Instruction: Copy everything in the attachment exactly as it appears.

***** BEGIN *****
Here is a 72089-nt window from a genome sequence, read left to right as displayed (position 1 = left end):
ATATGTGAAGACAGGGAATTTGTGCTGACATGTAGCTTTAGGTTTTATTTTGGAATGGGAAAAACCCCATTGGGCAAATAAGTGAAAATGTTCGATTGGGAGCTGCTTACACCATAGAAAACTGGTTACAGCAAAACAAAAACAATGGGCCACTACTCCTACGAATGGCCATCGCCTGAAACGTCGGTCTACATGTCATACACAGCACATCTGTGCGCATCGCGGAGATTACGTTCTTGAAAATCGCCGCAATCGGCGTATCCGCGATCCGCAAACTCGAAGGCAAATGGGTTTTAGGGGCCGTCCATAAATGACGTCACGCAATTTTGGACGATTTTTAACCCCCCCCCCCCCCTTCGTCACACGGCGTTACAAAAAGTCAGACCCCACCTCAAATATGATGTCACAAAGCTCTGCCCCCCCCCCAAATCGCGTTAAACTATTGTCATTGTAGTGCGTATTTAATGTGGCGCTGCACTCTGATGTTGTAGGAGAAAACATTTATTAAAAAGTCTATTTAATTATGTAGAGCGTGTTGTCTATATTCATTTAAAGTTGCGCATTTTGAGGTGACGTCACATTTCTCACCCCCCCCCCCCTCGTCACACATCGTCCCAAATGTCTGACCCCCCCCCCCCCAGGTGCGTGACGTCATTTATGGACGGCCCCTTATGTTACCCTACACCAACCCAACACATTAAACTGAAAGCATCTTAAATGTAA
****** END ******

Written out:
Here is a 72089-nt window from a genome sequence, read left to right as displayed (position 1 = left end):
ATATGTGAAGACAGGGAATTTGTGCTGACATGTAGCTTTAGGTTTTATTTTGGAATGGGAAAAACCCCATTGGGCAAATAAGTGAAAATGTTCGATTGGGAGCTGCTTACACCATAGAAAACTGGTTACAGCAAAACAAAAACAATGGGCCACTACTCCTACGAATGGCCATCGCCTGAAACGTCGGTCTACATGTCATACACAGCACATCTGTGCGCATCGCGGAGATTACGTTCTTGAAAATCGCCGCAATCGGCGTATCCGCGATCCGCAAACTCGAAGGCAAATGGGTTTTAGGGGCCGTCCATAAATGACGTCACGCAATTTTGGACGATTTTTAACCCCCCCCCCCCCCTTCGTCACACGGCGTTACAAAAAGTCAGACCCCACCTCAAATATGATGTCACAAAGCTCTGCCCCCCCCCCAAATCGCGTTAAACTATTGTCATTGTAGTGCGTATTTAATGTGGCGCTGCACTCTGATGTTGTAGGAGAAAACATTTATTAAAAAGTCTATTTAATTATGTAGAGCGTGTTGTCTATATTCATTTAAAGTTGCGCATTTTGAGGTGACGTCACATTTCTCACCCCCCCCCCCCTCGTCACACATCGTCCCAAATGTCTGACCCCCCCCCCCCCAGGTGCGTGACGTCATTTATGGACGGCCCCTTATGTTACCCTACACCAACCCAACACATTAAACTGAAAGCATCTTAAATGTAA